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Russian strongman Vladimir Putin is a master at media manipulation. I've witnessed it firsthand while working as a journalist in Moscow, just blocks away from the Kremlin.

The heavy hand of Putin's imprint could be felt on even the economic news dispatches that I sent out from an office in the ITAR-TASS building—an unsightly, dilapidated vestige of the state-run agency looming over Pushkin Square since the Soviet days.

Russian President Vladimir Putin attends a state awards ceremony at the Kremlin in Moscow on April 29, 2008. Putin handed out dozens of state awards to various artists, scientists, doctors and members of the armed forces. AFP PHOTO / POOL / NATALIA KOLESNIKOVA (Photo credit should read NATALIA KOLESNIKOVA/AFP/Getty Images)
Natalia Kolesnikova/AFP/Getty Images

The twists and turns of the 2016 U.S. presidential campaign—email hacks of the Democratic Party machine and praise of foreign leaders by a “nationalist” presidential candidate—make little sense unless one focuses on the powerful figure behind the scenes: Vladimir Putin.

It is easy to mistake Putin's various statements about Trump—he is “talented and bright,” as well as the “absolute leader” in the race—as an endorsement. Contrary to widespread belief, however, the ex-KGB Colonel is not necessarily backing Trump, but hedging his bets in the U.S. election.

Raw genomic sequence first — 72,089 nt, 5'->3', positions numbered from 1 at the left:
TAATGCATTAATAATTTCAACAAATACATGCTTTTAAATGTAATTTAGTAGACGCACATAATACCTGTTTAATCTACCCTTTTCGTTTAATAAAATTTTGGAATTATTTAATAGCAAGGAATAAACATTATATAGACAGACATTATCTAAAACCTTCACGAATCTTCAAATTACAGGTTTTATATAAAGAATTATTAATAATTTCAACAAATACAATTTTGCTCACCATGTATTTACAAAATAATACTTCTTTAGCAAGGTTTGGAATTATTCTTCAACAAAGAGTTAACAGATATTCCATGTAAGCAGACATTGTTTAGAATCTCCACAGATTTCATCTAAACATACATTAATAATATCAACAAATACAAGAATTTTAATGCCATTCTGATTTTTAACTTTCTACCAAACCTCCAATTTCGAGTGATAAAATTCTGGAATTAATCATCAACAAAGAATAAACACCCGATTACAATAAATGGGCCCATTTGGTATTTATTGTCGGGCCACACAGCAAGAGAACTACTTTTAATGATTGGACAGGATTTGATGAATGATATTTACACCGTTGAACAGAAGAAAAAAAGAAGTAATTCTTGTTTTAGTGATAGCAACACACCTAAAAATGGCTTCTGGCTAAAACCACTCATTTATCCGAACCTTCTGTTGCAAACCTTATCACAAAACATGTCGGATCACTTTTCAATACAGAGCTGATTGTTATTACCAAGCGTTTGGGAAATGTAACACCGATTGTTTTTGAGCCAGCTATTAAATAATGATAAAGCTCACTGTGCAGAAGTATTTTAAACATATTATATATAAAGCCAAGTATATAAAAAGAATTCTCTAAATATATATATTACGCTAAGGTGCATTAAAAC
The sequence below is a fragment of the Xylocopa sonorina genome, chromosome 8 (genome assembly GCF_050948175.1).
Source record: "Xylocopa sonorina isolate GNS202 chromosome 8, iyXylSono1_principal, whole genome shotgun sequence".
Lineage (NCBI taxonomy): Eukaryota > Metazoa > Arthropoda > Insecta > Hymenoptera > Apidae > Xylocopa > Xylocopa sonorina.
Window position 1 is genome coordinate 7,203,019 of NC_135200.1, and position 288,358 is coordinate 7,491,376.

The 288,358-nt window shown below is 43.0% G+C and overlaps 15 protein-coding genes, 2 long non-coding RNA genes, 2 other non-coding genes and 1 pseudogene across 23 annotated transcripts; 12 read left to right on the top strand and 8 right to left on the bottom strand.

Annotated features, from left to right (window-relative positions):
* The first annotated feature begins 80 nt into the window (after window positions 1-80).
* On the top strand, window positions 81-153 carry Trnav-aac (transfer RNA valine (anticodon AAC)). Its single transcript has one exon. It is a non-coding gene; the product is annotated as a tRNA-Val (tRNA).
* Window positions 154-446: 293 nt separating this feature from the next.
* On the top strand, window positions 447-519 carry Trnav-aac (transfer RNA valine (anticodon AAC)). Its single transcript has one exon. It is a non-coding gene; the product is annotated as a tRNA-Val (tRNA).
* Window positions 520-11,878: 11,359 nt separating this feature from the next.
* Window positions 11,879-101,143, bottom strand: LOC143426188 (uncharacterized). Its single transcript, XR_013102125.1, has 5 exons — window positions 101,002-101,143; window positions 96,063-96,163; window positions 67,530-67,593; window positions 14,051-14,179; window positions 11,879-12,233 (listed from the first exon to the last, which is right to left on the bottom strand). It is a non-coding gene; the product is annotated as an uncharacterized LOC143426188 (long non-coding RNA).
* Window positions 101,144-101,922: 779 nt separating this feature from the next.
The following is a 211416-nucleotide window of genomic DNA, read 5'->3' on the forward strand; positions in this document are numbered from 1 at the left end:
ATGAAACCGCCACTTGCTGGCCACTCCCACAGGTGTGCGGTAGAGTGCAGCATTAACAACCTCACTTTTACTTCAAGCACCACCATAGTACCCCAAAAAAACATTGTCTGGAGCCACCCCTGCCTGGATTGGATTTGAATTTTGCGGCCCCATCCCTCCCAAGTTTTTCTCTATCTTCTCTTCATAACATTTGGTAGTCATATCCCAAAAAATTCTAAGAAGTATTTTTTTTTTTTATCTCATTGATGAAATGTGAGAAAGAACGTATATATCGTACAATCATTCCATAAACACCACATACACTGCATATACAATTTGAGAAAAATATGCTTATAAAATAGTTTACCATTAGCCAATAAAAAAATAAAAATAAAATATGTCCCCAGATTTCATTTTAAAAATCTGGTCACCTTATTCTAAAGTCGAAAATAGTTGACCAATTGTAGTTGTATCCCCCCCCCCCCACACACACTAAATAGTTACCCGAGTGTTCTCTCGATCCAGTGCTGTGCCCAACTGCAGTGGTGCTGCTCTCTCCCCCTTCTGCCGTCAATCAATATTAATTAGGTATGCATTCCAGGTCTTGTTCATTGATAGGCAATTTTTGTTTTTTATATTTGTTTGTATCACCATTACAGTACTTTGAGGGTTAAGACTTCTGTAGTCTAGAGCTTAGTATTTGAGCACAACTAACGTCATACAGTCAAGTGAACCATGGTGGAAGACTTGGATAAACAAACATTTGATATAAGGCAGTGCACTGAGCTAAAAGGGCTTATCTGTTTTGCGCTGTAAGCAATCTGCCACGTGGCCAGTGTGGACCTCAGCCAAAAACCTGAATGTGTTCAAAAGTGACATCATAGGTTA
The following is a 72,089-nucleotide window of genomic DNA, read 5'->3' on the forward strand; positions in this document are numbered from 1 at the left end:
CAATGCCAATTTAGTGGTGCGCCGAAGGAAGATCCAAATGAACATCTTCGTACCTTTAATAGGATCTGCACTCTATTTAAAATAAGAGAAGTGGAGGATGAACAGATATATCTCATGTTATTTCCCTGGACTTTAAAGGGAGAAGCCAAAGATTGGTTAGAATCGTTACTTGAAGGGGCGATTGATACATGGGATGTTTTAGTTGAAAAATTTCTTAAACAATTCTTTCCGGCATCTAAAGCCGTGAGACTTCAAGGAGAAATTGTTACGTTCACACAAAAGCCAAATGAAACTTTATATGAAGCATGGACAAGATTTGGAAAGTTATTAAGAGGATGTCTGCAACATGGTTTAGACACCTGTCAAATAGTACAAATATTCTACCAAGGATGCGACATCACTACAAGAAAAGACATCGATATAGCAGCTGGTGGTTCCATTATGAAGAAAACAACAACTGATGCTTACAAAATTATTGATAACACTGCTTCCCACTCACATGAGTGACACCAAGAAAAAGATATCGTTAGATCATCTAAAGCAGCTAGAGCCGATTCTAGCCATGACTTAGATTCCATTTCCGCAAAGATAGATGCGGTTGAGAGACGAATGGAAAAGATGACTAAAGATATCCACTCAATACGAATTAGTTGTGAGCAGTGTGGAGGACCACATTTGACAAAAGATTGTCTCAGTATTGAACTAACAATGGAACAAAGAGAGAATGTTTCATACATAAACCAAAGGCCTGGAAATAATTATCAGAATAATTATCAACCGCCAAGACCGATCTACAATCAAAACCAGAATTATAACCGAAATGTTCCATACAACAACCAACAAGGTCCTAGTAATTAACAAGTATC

Hillary Clinton has been notoriously weak against Putin. Her “reset” button signaled to Putin exactly the kind of naiveté the Russian President desires in a U.S. leader. Clinton's passive foreign policy set the table for the Russian leader to scoff at President Obama's “red line” in Syria.

After Clinton left office, Putin continued his recent aggression against former Soviet republics by leading an incursion into The Crimea, which left a deep scar on Ukraine. When it comes to the “Grand Chessboard,” Putin was playing 3-D chess, and Hillary Clinton was playing checkers.

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Mikhail Metzel/Getty Images

As a plot twist, Donald Trump recently discussed Putin's military annexation of The Crimea this Sunday on ABC's “This Week.”

The Republican presidential candidate argued that Putin would not go into Ukraine if he were president:

“He's not going into Ukraine, OK, just so you understand. He's not going to go into Ukraine, all right? You can mark it down. You can put it down. You can take it anywhere you want.”

Trump was quick to point out, after prodding for clarification from George Stephanopoulos, that Putin has already 'gone into Ukraine':